Rates Actually Aren’t That Highand Buying Power’s Still Strong

Though nominal rates and home prices might be higher than in past years, in the grand scheme of things, experts agree they’re not as bad as it seems on paper.

“I would say that there is a certain degree of sensationalism when you’re looking at and discussing these numbers, and how certain cities like those on the West Coast inflate overall national numbers,” Black said. “Everything is relative—yes, affordability is low compared to where it was following ’08, but that does not mean that every home in every market is unaffordable.”

Thanks to improving incomes, employment and the economy, housing is actually still affordable in much of the U.S. In fact, according to the recent Real House Price Index from First American, consumer-home buying power is up 14.3% since 2011, and “real” home prices—which are adjusted for changes in incomes and rates—are 32.5% lower than their housing boom peak.

If they did reach that peak, Fleming says people would still continue buying homes.

“Even when both mortgage rates and real, consumer house-buying power-adjusted house prices were significantly higher than they are today, people still bought homes,” he said. “Our home purchase decisions are often less financially motivated than personal preference driven.”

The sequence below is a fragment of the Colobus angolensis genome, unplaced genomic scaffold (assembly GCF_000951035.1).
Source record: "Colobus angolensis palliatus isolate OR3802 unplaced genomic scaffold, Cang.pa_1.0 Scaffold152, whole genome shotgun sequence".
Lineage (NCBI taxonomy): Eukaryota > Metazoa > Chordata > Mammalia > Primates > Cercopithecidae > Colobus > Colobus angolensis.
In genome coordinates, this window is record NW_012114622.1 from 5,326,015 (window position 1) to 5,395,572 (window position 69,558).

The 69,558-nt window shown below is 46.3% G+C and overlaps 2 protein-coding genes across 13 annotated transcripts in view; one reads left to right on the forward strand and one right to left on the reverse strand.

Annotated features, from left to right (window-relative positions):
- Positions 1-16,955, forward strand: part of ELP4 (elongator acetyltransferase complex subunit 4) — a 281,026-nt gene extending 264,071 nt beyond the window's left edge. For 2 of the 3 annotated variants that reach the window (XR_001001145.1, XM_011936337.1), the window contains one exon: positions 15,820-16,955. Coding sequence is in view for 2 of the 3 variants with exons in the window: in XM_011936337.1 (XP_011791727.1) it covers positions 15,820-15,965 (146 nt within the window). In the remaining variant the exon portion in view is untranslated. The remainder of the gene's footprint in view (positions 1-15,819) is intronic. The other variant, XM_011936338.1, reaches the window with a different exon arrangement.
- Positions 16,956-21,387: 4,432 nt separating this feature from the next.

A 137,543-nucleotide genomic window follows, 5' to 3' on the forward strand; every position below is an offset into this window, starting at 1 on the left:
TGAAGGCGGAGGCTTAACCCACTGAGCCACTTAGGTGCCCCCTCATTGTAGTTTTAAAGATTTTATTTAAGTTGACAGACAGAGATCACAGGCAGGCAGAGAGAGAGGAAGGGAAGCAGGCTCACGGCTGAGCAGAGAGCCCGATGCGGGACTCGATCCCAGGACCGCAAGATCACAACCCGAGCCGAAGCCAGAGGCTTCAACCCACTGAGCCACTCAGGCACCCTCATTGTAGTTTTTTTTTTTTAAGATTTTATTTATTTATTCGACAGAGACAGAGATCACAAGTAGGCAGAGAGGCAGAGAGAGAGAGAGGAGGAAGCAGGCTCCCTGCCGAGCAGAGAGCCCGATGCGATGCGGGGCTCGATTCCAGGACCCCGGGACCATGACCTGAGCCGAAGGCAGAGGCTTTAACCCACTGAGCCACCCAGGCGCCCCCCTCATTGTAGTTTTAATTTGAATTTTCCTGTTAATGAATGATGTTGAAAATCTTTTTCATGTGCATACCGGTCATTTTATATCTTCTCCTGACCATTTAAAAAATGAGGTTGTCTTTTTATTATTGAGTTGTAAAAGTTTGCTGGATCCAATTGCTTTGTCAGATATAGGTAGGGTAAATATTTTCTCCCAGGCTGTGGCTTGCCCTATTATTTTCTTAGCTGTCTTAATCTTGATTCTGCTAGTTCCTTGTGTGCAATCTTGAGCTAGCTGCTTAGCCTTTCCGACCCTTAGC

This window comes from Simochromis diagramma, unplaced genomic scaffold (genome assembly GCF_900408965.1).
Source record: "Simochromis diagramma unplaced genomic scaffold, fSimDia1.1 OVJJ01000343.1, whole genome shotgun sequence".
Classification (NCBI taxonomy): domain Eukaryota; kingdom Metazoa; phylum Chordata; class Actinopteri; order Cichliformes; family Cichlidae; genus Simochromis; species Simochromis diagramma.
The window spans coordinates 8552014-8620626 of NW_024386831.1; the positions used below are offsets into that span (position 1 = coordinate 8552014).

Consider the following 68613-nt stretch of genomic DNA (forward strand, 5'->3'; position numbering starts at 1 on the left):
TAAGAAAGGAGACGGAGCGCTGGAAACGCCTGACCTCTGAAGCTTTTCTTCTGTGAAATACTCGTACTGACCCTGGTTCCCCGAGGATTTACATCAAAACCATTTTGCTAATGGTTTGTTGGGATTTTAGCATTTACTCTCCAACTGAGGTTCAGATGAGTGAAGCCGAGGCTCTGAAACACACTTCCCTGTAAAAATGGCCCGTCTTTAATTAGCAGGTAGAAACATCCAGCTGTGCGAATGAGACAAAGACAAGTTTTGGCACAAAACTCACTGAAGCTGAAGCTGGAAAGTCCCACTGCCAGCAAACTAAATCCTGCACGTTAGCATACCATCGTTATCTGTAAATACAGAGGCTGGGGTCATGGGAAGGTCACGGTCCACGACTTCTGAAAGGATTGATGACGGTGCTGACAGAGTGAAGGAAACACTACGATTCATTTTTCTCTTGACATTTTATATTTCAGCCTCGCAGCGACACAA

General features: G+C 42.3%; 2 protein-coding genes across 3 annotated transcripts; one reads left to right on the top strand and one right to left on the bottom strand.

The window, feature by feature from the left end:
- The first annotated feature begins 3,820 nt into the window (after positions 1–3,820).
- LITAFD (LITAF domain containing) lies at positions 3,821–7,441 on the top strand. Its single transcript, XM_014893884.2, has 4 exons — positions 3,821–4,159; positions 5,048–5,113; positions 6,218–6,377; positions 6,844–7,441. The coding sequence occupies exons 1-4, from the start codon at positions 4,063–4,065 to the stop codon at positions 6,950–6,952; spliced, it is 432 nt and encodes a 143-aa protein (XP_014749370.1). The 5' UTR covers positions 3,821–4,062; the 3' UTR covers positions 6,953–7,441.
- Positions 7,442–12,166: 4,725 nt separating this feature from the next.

Home Buying Has Other Benefits, Too

No matter where rates or prices go, when a fixed-rate mortgage is involved, homeownership always offers more consistency than renting—and that’s not going to change. Even Tourville, who’s closing on his Boston home later this month, said that reliability was a big reason he and his wife decided to buy in today’s hot market.

“We almost saw buying as a way to lock in our monthly housing payment, even if it would be at a slight premium compared to our current rent,” he said.